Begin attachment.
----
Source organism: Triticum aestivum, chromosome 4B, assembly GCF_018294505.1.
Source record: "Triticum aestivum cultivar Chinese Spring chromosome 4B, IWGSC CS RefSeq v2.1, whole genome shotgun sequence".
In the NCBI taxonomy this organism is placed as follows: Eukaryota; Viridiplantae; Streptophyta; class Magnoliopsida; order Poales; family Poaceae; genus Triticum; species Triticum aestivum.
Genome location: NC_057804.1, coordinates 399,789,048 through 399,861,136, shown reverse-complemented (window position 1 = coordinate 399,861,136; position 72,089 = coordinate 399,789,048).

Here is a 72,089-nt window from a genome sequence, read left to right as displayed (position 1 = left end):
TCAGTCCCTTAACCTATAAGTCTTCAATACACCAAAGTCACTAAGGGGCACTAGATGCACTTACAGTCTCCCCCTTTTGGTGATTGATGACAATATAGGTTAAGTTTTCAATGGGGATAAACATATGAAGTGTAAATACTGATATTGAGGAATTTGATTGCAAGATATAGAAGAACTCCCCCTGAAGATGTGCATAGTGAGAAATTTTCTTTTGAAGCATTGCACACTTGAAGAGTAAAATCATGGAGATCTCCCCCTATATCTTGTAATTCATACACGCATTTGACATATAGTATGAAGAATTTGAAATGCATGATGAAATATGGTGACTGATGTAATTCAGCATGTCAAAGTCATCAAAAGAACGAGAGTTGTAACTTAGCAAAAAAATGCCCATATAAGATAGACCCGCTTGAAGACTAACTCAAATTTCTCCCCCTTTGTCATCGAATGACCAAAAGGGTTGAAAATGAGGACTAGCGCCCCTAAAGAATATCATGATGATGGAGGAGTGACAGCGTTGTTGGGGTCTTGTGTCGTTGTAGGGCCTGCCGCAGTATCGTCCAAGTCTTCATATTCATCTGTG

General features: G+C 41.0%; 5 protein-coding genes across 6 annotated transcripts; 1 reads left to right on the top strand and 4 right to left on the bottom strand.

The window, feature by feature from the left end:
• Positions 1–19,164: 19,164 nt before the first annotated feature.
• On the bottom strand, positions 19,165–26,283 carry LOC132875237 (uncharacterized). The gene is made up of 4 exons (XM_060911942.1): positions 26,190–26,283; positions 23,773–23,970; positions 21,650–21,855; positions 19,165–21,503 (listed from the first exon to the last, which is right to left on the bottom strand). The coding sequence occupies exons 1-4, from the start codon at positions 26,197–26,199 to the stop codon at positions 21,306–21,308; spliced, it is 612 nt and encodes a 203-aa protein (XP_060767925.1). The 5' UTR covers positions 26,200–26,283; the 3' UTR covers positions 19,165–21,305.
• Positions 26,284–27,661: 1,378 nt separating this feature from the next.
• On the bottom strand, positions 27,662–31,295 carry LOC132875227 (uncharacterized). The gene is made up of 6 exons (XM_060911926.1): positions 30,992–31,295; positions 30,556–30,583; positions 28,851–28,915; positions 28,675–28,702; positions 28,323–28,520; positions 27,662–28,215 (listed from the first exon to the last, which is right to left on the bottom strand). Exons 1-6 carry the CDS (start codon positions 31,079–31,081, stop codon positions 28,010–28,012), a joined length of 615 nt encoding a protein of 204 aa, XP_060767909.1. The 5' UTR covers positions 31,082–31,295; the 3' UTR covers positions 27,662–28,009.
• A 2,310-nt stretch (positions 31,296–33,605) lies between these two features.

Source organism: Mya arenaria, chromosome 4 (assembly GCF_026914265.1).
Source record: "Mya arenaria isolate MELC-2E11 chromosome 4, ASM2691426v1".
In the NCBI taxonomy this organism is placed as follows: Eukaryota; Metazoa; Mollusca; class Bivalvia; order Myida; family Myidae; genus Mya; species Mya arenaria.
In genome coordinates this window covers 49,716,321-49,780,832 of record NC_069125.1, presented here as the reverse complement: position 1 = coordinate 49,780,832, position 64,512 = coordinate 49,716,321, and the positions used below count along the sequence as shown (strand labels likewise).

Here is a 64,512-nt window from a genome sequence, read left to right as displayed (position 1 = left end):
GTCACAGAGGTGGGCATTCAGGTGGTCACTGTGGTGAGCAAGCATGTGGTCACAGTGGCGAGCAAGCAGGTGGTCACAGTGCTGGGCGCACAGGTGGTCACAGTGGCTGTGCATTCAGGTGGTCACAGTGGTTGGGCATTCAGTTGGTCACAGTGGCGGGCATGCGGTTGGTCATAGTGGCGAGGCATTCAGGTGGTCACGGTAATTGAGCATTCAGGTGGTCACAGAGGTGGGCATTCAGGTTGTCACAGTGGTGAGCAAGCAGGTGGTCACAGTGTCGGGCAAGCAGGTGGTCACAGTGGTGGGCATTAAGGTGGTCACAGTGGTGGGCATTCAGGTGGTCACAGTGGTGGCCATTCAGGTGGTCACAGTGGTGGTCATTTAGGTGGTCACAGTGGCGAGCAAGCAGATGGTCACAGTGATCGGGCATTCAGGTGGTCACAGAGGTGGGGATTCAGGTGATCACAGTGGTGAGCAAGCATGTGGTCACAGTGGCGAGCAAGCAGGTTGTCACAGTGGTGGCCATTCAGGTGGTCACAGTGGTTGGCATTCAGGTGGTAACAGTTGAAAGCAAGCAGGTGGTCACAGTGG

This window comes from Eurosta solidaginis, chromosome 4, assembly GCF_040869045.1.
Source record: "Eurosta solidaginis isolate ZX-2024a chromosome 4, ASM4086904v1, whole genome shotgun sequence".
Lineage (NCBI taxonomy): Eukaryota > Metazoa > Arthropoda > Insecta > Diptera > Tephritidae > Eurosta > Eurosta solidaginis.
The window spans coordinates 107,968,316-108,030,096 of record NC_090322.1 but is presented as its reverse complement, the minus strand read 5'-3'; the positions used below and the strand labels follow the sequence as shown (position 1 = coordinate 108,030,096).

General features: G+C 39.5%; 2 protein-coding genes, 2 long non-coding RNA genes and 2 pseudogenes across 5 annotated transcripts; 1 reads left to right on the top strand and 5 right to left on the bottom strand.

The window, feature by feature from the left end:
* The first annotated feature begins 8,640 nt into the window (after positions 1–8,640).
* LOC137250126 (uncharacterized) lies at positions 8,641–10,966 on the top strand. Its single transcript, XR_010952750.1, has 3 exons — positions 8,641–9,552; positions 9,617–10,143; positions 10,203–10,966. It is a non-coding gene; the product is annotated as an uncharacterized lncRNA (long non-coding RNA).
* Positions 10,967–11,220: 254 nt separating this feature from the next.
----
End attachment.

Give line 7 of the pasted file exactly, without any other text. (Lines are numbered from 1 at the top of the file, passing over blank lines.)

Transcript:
General features: G+C 41.0%; 5 protein-coding genes across 6 annotated transcripts; 1 reads left to right on the top strand and 4 right to left on the bottom strand.